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The value placed on rarity has been much in my mind this week.  Last month’s hugely successful Fine Art Sale saw demand reach fever pitch for the best items which included jewellery and other property from, amongst others, the late Patricia, Lady Hobday of Ravenshead.  Is such demand only because of scarcity, or something more profound?  I am convinced that people really can catch ‘auction fever’.  Why else do Flog-it! and other antiques shows attract such huge audiences?  It is because auctions can be pure theatre.

 

Lady Hobday, who died earlier this year, was the widow Sir Gordon Hobday (1916-2015) the   distinguished pharmaceutical chemist, a former Lord Lieutenant of Nottinghamshire and also Chancellor of the University of  Nottingham, his alma mater.  Mellors & Kirk will be selling his collection of pictures in November.

 

Many of the pieces that Lady Hobday and her husband acquired were bought on their travels around the world and included many eye catching and unusual pieces.  Her emerald and diamond heart shaped pendant dating from around 1900 sold for £3,500 and a tanzanite pendant went for £1300, whereas a modern gold bracelet by the leading contemporary jeweller Roberto Coin sold for £1700.  An unusual ‘lips’ pendant was one piece the like of which you won’t see anytime soon.

 

The mementos of Ratan and Rajan Nehru which recently featured were mostly bought by an Indian gentleman who flew over specially for the sale.  Rajan’s Chinese jade ring made £800 and a diamond solitaire ring sold for a much more than expected at £3200.  Her beautiful Chinese yellow silk jacket sold for £500.  As I write this many of her items, including the jacket, are now back in India.

 

Dating also from the 1950s the Mavagissey Pottery Heals’ advertising nodding or rocking figures discussed in an earlier Under the Hammer, went for £600.

 

I was sorry to say goodbye to the 19th century tobacconist’s shop figure of a Scotsman.  Half life sized, he had real presence and made a great catalogue cover.  He went to a bidder from ‘up north’ for £3,800.

 

Almost daily I meet people both at the Auction House and when out and about valuing things that families have had for generations, but also some of which they have only just bought and sometimes  for  very little indeed.  To take just two  examples, one lady I met a week or two ago bought for a pound at a summer garden fete near Nottingham a small celluloid tape measure – such as might be found in a sewing box – designed as the head of a man bearing a passing resemblance to Lord Peter Wimsey.  It was in fact an unusual example of a political caricature and depicted Joseph Chamberlain MP (1836-1914).  A throwaway gimmick that would have cost a penny or two – it sold at auction for £100.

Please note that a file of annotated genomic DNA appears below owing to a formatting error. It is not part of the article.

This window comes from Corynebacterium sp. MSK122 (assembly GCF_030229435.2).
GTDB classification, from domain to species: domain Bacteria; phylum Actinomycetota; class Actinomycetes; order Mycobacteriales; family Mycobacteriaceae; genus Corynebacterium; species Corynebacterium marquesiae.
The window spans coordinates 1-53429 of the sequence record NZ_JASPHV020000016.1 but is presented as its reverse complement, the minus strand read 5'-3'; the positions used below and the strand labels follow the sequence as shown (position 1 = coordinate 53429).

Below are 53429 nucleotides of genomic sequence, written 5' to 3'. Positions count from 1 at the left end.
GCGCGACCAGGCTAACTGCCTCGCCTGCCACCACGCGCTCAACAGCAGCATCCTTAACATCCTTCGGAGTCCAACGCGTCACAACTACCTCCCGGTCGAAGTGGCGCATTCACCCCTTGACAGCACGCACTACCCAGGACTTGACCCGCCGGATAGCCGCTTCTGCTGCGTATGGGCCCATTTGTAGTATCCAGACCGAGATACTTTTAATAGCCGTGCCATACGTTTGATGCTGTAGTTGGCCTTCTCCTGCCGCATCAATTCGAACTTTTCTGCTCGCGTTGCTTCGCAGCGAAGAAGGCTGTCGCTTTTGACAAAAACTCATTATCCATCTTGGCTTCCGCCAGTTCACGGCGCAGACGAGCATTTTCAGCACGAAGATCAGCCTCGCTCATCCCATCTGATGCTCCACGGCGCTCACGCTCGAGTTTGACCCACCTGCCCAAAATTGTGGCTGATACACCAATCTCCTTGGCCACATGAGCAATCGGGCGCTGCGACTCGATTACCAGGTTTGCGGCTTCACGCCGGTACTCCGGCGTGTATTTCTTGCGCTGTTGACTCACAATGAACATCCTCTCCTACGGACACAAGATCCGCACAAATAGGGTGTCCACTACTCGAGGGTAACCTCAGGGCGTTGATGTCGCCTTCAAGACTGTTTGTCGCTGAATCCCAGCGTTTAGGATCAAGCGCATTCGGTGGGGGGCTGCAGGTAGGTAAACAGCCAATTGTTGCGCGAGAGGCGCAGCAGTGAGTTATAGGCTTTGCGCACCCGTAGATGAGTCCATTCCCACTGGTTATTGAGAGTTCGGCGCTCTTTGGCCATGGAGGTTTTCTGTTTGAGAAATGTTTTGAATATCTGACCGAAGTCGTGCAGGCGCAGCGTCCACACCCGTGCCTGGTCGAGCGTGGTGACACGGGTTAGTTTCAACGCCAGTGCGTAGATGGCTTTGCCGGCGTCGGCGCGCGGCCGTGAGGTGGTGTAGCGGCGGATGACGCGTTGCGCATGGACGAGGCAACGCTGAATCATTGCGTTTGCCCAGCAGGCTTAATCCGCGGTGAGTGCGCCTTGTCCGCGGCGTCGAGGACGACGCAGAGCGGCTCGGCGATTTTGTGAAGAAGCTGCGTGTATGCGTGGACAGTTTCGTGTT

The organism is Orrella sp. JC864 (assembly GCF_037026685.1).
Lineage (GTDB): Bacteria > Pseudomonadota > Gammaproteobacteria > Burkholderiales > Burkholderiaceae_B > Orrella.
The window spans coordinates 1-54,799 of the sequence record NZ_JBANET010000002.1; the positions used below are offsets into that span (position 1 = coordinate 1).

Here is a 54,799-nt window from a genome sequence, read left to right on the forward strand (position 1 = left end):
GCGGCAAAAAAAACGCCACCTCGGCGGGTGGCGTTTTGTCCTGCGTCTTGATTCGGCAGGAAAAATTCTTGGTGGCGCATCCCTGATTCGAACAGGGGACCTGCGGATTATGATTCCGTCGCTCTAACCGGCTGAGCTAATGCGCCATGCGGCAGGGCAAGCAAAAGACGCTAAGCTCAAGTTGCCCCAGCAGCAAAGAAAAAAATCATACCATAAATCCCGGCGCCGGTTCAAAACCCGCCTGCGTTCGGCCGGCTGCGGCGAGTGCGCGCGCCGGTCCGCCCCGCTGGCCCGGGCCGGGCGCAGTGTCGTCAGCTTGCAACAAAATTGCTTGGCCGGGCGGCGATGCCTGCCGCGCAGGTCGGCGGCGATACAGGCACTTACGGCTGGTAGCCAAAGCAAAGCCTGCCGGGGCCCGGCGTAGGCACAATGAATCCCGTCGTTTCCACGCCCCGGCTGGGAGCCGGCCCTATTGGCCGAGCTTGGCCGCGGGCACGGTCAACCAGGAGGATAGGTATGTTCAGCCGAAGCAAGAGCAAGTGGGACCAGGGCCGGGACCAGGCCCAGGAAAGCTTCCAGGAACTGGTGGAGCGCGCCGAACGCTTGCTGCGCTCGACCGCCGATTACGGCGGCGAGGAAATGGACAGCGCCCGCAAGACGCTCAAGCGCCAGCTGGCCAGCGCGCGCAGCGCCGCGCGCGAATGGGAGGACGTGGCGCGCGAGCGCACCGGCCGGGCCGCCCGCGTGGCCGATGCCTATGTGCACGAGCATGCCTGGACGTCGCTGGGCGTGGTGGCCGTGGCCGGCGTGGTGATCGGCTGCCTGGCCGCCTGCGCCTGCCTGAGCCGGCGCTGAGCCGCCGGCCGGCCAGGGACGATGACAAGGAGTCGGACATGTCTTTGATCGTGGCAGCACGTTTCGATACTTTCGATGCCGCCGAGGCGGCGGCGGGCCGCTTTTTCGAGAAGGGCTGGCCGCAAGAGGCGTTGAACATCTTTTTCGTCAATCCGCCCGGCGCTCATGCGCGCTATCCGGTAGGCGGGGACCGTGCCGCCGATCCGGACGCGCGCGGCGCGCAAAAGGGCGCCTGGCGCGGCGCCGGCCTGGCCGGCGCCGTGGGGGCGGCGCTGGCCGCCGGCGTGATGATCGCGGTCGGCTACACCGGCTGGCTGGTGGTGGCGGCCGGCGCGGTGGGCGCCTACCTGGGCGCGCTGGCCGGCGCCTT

A chair picked up for only £200 at a Lincolnshire auction a couple of  months ago was a  distinctive type of 9th century Scottish seat furniture made in Ayrshire.  The auctioneer had described it as “Lincolnshire”, presumably because it turned up there.  Correctly identified by Mellors & Kirk it sold for £1000 to an online bidder from Cupar, Fife.

 

Accurate, informed descriptions encourage bidders from around the world who source directly at auction objects that would in former times have passed through many hands each taking a profit.  That is just as true of an item worth £100-200 as one valued in the millions.  It is exciting when, as happened at the September Fine Art Sale, a silver coin-sized pass or ticket from the unlikely named town of Curepipe, Mauritius sold to a collector bidding live online from that tiny tropical paradise.  The internet means that there is now a buyer out there for just about anything.  I am amazed when people tell me they have never been to an auction.  Why not? Auctions can be great fun and auctioneers are generally  much more ‘user friendly’ than when I started forty years ago, so do not worry about ending up with an enormous wardrobe by scratching your nose, or twitching at the wrong moment.  Across the UK regional salerooms offer a friendly, professional service and ae approachable,  something which, regrettably, is not the first thing that comes to mind  when thinking of some the larger multi-national fine art auctioneers.

 

I am convinced that it is emotion, not just rarity that determines the demand at auction   which is just as well, as I read in one national newspaper this week that “Nigel has long been flirting with extinction”.  The Government’s Office for National Statistics declared that last year no child was given the name but,  hopefully, I’ll be around for a while longer.  Whatever next!

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